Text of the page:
How much space is usable with three 500 GB disks in a RAID 5 array?

RAID (Redundant Array of Independent Disks) is a method of combining multiple disk drives into one logical unit to provide data redundancy, performance improvement, or both. RAID 5 is a commonly used RAID level that provides data striping at the byte level as well as parity protection against the failure of one disk drive.

With a three-disk RAID 5 array consisting of 500 GB disks, the total raw capacity would be 1500 GB (3 x 500 GB). However, some of that capacity is used for parity information, so the actual usable space is less than the total raw capacity. Let’s calculate how much usable space is available in this RAID 5 setup.

RAID 5 Overview

In RAID 5, data is striped across all the disks in chunks of a certain size, just like in RAID 0. However, RAID 5 also reserves space equivalent to 1 disk’s worth of capacity for parity information that is distributed across all the disks.

The parity information is calculated based on the data on the other disks and can be used to reconstruct data in case of a single disk failure. Since parity info is spread over all disks, RAID 5 provides redundancy while avoiding the 2x overhead of mirroring (RAID 1).

RAID 5 Capacity Calculation

With N disks in a RAID 5 array, the total capacity is equal to:

Raw capacity = N * (disk size)

However, the usable capacity is less because of the parity disk overhead. The formula is:

Usable capacity = (N - 1) * (disk size)

So for a 3-disk RAID 5 array with 500 GB disks, the raw capacity is 1500 GB but the usable space is only 1000 GB due to 1 disk worth of capacity reserved for parity.

Step-by-Step Capacity Calculation

Let’s go through the RAID 5 capacity calculation step-by-step for our 3 x 500 GB disk example:

  1. The raw capacity is equal to the number of disks multiplied by the disk size:
  2. Raw capacity = 3 * 500 GB = 1500 GB  
  3. Since 1 disk worth of capacity is used for parity, the usable capacity is:
  4. Usable capacity = (Number of disks - 1) * Disk size 
                = (3 - 1) * 500 GB
    			= 2 * 500 GB
    			= 1000 GB

Therefore, the total usable space provided by a 3-disk RAID 5 array of 500 GB disks is 1000 GB.

Usable Space Visualization

Here is a diagram to visualize how the RAID 5 usable space is calculated for the 3 x 500 GB disk configuration:

Disk 1 Disk 2 Disk 3
500 GB
(Data + Parity)
500 GB
(Data + Parity)
500 GB
(Data + Parity)
Total Raw Capacity = Disk 1 + Disk 2 + Disk 3
                  = 500 GB + 500 GB + 500 GB  
				  = 1500 GB

Usable Capacity = Disk 1 + Disk 2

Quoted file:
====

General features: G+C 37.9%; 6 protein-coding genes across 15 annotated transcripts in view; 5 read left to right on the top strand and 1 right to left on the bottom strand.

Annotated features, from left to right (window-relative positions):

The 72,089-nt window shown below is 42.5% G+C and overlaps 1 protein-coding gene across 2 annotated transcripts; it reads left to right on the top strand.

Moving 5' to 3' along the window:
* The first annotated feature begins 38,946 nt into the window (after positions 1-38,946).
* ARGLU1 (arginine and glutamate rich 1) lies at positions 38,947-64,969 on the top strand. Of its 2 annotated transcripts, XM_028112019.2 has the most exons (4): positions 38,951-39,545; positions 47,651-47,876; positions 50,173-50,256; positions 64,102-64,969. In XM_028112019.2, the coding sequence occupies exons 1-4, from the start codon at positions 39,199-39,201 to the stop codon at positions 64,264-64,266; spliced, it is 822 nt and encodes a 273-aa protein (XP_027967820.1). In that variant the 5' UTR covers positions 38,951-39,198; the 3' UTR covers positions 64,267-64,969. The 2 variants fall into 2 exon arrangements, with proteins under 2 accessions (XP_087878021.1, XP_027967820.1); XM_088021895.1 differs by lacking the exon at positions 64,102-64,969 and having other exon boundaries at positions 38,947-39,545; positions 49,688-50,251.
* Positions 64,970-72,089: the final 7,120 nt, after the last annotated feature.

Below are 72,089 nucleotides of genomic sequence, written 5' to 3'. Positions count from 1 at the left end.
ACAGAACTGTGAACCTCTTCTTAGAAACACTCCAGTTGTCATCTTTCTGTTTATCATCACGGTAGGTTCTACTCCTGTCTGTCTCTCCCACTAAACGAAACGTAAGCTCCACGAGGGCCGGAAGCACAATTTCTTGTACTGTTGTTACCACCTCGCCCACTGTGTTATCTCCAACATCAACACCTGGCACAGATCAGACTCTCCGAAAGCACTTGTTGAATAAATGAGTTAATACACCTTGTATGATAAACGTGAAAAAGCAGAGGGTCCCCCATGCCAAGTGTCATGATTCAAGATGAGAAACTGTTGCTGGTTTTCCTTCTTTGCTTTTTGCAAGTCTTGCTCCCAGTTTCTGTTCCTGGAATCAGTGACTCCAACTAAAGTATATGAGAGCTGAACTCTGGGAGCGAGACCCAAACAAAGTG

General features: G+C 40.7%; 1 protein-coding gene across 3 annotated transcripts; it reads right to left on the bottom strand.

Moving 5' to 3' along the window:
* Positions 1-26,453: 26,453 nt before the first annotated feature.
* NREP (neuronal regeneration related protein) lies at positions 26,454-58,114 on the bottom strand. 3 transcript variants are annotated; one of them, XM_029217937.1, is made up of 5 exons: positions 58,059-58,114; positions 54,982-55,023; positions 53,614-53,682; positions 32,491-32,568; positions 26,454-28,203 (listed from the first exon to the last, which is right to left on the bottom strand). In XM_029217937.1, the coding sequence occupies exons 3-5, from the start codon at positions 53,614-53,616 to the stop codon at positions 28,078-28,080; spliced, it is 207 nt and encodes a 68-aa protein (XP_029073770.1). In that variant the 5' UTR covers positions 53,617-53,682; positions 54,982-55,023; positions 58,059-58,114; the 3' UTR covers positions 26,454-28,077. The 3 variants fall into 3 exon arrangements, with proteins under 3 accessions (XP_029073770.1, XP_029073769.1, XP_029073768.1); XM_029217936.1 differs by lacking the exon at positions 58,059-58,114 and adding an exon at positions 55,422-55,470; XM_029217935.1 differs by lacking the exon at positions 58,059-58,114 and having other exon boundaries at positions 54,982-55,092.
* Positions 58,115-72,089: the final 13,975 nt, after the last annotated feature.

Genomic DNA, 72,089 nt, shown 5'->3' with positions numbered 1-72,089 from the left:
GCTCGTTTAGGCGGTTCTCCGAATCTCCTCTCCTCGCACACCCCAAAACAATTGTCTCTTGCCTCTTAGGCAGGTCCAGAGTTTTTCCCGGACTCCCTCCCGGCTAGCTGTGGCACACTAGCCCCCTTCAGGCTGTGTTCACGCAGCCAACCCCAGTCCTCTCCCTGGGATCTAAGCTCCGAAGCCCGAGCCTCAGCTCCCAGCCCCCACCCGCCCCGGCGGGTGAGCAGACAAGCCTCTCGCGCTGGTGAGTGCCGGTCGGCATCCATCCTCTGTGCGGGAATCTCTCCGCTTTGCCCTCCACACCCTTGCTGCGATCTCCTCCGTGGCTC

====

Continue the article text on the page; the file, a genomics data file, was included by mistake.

= 500 GB + 500 GB
			   = 1000 GB

The table shows the capacity of each 500 GB drive. But since 1 disk worth of space is used for parity across all drives, the usable capacity is only the sum of 2 drives = 1000 GB.

RAID 5 Benefits

The key benefits of using RAID 5 with multiple disks include:

  • Improved read performance compared to a single disk, due to load balancing reads across multiple disks.
  • Tolerance against a single disk failure. If one disk fails, data can be rebuilt from the parity information.
  • Efficient use of capacity – Only 1 disk worth of capacity reserved for parity, compared to RAID 1 mirroring where 50% of total space is used for redundancy.

RAID 5 provides a great balance of performance, redundancy and efficient use of storage capacity. The usable space calculations allow you to properly plan storage capacity requirements.

Factors Impacting Performance

While RAID 5 improves performance compared to a single disk, there are some factors that can impact its overall speed:

  • The underlying disk speed – RAID is dependent on the speed of the actual drives used. Use faster drives like SSDs for better performance.
  • The RAID controller – This controls how efficiently data is distributed across disks. An efficient controller minimizes bottlenecking.
  • Type of workload – Certain access patterns like large sequential reads/writes work better than small random I/O.

Optimize these factors to get the most out of your RAID 5 array’s performance potential. Pay attention to disk speed, RAID controller caching algorithms, and matching your workload characteristics.

Alternative RAID Levels

While RAID 5 offers a good balance for many use cases, there are some other RAID levels that may be better suited depending on your specific needs:


  • Block-level striping without parity or mirroring.
  • Provides best performance but no redundancy.
  • Good for temporary storage that needs speed but not fault tolerance.


  • Disk mirroring between pairs of drives.
  • Provides 100% redundancy but uses 50% of capacity for duplicates.
  • Simple mirroring is easy to implement and can improve read performance.


  • Block-level striping with double distributed parity.
  • Protects against failure of 2 disks instead of just 1.
  • Preferred for arrays with larger number of disks to minimize rebuild times.

Evaluate your specific requirements like performance, redundancy levels, and capacity to determine if an alternate RAID level may be more optimal.


To summarize, a 3-disk RAID 5 array with 500 GB drives provides the following usable capacity:

  • Total raw capacity = 1500 GB (3 x 500 GB)
  • RAID 5 usable capacity = 1000 GB

The usable space is less than the raw capacity because RAID 5 reserves 1 disk worth of space for parity information. Carefully account for this overhead when planning your usable storage with RAID 5. Optimizing factors like disk speed, controller efficiency, and matching the workload can help maximize the performance.